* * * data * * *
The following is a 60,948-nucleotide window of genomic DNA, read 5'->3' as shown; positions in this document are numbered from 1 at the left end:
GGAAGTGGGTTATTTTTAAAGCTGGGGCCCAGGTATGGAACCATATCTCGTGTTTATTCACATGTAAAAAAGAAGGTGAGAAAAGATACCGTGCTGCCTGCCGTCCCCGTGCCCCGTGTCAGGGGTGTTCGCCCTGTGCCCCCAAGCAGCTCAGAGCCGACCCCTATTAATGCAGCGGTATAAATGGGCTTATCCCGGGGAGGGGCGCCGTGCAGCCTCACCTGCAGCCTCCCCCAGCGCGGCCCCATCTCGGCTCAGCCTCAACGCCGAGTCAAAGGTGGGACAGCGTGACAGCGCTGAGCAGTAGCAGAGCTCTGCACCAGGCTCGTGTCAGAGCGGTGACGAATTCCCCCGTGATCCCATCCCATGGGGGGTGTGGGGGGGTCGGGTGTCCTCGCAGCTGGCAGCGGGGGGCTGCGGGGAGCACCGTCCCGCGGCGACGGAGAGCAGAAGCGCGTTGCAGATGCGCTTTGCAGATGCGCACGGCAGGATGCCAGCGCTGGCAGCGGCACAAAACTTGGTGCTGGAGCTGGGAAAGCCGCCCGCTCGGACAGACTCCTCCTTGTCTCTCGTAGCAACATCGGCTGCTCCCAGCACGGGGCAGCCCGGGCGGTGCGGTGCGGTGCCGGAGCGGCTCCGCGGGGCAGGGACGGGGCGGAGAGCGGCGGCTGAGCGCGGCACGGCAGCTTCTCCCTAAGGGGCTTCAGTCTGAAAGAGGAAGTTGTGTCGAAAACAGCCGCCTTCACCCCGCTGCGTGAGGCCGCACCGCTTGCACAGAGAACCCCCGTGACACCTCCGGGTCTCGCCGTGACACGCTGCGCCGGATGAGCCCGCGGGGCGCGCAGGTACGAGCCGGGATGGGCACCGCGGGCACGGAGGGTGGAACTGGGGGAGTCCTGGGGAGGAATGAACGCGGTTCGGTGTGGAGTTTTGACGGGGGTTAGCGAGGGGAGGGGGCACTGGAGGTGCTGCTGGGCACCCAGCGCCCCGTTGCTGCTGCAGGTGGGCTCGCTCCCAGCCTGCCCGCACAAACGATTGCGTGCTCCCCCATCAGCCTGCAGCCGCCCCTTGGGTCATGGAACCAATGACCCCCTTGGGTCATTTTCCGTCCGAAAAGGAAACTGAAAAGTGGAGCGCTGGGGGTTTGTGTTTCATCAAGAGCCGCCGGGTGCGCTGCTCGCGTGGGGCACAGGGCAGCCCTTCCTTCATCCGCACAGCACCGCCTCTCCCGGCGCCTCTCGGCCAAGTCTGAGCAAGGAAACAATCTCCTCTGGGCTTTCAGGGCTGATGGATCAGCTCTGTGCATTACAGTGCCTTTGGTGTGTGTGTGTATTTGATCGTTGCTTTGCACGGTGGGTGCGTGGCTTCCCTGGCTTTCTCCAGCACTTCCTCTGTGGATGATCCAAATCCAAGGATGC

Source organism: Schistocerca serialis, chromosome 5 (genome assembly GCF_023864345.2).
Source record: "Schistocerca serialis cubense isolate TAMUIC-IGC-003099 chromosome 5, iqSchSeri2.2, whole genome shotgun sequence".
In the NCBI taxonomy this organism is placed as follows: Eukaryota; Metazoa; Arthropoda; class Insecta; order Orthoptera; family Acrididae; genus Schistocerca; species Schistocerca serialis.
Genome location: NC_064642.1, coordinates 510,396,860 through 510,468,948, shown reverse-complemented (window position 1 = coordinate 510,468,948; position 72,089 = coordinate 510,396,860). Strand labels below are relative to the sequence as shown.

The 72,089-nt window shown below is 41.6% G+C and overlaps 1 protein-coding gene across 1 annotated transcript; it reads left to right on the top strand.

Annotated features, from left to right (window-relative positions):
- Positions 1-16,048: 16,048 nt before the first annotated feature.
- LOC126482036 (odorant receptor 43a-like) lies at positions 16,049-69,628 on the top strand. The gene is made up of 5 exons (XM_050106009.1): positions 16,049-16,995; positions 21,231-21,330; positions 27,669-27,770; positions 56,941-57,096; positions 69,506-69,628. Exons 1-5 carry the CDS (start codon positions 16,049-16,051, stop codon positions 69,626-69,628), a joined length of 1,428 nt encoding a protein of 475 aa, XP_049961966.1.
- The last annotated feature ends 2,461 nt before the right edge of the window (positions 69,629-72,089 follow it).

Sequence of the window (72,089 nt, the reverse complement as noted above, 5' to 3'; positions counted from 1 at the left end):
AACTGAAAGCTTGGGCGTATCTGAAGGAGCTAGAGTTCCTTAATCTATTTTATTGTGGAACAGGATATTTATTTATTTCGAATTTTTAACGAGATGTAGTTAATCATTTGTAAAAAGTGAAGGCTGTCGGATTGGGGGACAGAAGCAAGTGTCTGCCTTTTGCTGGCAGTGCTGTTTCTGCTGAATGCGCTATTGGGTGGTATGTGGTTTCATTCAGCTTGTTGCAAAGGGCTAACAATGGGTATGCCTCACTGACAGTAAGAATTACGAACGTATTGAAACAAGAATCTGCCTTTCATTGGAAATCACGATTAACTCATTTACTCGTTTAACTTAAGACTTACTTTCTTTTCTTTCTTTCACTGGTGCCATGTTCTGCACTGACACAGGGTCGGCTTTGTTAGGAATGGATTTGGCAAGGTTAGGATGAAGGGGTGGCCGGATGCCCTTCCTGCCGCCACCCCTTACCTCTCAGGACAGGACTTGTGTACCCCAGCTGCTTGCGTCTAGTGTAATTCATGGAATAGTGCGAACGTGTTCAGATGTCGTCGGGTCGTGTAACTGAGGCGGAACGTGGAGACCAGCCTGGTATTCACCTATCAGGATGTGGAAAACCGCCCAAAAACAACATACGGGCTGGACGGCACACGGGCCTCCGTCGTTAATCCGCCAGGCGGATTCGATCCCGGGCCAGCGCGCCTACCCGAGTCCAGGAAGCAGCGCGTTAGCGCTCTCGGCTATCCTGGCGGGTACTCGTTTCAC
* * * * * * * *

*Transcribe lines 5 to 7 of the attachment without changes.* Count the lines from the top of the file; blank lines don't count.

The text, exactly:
In the NCBI taxonomy this organism is placed as follows: Eukaryota; Metazoa; Arthropoda; class Insecta; order Orthoptera; family Acrididae; genus Schistocerca; species Schistocerca serialis.
Genome location: NC_064642.1, coordinates 510,396,860 through 510,468,948, shown reverse-complemented (window position 1 = coordinate 510,468,948; position 72,089 = coordinate 510,396,860). Strand labels below are relative to the sequence as shown.

The 72,089-nt window shown below is 41.6% G+C and overlaps 1 protein-coding gene across 1 annotated transcript; it reads left to right on the top strand.